Projects per year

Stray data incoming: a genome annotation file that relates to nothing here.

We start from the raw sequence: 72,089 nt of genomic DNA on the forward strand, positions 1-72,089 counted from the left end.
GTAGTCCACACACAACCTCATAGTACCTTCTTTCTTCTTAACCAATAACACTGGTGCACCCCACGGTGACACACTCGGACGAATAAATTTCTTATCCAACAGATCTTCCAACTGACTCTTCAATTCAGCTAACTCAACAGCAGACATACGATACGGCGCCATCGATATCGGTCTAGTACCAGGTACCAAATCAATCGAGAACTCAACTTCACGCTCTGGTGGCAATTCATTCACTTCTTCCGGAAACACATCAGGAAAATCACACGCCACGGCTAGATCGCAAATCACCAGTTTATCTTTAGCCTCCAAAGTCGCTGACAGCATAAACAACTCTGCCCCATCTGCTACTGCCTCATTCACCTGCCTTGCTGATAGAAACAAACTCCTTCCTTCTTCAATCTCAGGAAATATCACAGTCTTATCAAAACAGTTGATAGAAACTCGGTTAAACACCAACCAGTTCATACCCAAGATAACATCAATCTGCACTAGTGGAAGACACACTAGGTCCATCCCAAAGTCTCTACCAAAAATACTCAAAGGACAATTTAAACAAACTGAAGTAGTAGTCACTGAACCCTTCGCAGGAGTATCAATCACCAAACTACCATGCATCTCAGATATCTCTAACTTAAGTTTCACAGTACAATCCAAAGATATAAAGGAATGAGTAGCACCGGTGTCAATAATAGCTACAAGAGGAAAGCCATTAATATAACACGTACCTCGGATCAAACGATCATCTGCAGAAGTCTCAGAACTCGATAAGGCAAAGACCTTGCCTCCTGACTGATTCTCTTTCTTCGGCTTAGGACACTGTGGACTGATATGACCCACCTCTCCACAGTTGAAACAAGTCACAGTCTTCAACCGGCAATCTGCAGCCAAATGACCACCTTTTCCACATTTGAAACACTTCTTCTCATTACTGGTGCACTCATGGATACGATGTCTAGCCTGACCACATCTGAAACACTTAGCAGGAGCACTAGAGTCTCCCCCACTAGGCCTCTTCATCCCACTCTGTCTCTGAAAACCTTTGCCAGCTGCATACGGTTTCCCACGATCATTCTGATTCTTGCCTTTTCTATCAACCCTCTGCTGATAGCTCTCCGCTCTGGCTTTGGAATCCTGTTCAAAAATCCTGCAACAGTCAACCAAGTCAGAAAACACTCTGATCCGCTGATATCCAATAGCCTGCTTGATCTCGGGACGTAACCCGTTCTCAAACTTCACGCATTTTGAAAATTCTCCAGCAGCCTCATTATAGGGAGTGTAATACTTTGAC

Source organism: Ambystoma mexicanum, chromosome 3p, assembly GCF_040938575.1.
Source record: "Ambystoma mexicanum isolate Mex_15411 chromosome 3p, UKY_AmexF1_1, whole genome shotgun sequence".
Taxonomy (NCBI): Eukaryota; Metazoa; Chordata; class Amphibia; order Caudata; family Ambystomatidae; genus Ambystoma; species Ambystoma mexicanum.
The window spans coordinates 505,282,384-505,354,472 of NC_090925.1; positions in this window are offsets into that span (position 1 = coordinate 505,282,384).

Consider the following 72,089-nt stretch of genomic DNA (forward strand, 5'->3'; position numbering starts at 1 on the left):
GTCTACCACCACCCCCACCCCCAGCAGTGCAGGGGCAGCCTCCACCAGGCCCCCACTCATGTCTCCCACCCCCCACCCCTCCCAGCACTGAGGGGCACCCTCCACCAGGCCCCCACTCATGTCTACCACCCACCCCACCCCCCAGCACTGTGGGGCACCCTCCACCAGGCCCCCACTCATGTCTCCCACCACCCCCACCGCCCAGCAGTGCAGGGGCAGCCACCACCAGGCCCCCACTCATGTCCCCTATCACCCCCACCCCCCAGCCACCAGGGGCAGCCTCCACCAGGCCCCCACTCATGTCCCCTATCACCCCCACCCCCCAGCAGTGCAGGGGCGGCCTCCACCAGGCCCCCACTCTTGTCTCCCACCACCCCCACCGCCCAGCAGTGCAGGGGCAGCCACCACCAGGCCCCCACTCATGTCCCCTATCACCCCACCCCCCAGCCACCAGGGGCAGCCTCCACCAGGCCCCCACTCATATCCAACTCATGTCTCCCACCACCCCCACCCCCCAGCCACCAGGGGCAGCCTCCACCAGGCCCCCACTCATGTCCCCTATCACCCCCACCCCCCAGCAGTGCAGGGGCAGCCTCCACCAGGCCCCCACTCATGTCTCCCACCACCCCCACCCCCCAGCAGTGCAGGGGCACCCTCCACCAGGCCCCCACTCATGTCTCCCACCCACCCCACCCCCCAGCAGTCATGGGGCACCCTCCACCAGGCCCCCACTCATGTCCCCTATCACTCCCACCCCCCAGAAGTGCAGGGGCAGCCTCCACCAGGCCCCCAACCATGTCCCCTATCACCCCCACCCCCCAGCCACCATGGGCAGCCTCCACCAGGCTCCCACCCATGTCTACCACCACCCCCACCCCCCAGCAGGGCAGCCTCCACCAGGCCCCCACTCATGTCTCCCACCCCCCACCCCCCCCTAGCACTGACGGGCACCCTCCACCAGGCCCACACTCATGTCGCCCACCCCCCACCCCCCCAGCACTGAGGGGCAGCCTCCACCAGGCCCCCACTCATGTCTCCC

Records of online collaborative mathematical activity provide us with a novel, rich, searchable, accessible and sizeable source of data for empirical investigations into mathematical practice. In this paper we discuss how the resources of crowdsourced mathematics can be used to help formulate and answer questions about mathematical practice, and what their limitations might be. We describe quantitative approaches to studying crowdsourced mathematics, reviewing work from cognitive history (comparing individual and collaborative proofs); social psychology (on the prospects for a measure of collective intelligence); human–computer interaction (on the factors that led to the success of one such project); network analysis (on the differences between collaborations on open research problems and known-but-hard problems); and argumentation theory (on modelling the argument structures of online collaborations). We also give an overview of qualitative approaches, reviewing work from empirical philosophy (on explanation in crowdsourced mathematics); sociology of scientific knowledge (on conventions and conversations in online mathematics); and ethnography (on contrasting conceptions of collaboration). We suggest how these diverse methods can be applied to crowdsourced mathematics and when each might be appropriate.